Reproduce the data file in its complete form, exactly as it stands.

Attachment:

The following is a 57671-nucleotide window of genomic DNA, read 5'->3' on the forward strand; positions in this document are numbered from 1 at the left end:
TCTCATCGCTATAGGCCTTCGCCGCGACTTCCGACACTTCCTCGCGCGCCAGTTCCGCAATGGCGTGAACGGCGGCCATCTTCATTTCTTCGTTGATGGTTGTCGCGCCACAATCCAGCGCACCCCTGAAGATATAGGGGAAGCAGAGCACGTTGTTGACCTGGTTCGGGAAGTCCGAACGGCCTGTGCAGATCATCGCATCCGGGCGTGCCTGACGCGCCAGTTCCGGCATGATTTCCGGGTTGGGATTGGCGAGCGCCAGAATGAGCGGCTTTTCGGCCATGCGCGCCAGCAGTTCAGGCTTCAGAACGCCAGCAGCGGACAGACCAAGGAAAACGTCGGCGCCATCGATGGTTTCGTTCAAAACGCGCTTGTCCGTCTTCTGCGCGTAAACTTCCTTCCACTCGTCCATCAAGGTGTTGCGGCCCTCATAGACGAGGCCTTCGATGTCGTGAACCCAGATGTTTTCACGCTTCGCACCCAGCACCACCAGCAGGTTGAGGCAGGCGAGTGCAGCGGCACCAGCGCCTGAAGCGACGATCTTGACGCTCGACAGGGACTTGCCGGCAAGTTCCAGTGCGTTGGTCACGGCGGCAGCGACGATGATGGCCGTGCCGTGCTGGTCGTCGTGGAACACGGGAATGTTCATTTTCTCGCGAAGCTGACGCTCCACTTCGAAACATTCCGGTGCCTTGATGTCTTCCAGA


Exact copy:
The following is a 57671-nucleotide window of genomic DNA, read 5'->3' on the forward strand; positions in this document are numbered from 1 at the left end:
TCTCATCGCTATAGGCCTTCGCCGCGACTTCCGACACTTCCTCGCGCGCCAGTTCCGCAATGGCGTGAACGGCGGCCATCTTCATTTCTTCGTTGATGGTTGTCGCGCCACAATCCAGCGCACCCCTGAAGATATAGGGGAAGCAGAGCACGTTGTTGACCTGGTTCGGGAAGTCCGAACGGCCTGTGCAGATCATCGCATCCGGGCGTGCCTGACGCGCCAGTTCCGGCATGATTTCCGGGTTGGGATTGGCGAGCGCCAGAATGAGCGGCTTTTCGGCCATGCGCGCCAGCAGTTCAGGCTTCAGAACGCCAGCAGCGGACAGACCAAGGAAAACGTCGGCGCCATCGATGGTTTCGTTCAAAACGCGCTTGTCCGTCTTCTGCGCGTAAACTTCCTTCCACTCGTCCATCAAGGTGTTGCGGCCCTCATAGACGAGGCCTTCGATGTCGTGAACCCAGATGTTTTCACGCTTCGCACCCAGCACCACCAGCAGGTTGAGGCAGGCGAGTGCAGCGGCACCAGCGCCTGAAGCGACGATCTTGACGCTCGACAGGGACTTGCCGGCAAGTTCCAGTGCGTTGGTCACGGCGGCAGCGACGATGATGGCCGTGCCGTGCTGGTCGTCGTGGAACACGGGAATGTTCATTTTCTCGCGAAGCTGACGCTCCACTTCGAAACATTCCGGTGCCTTGATGTCTTCCAGA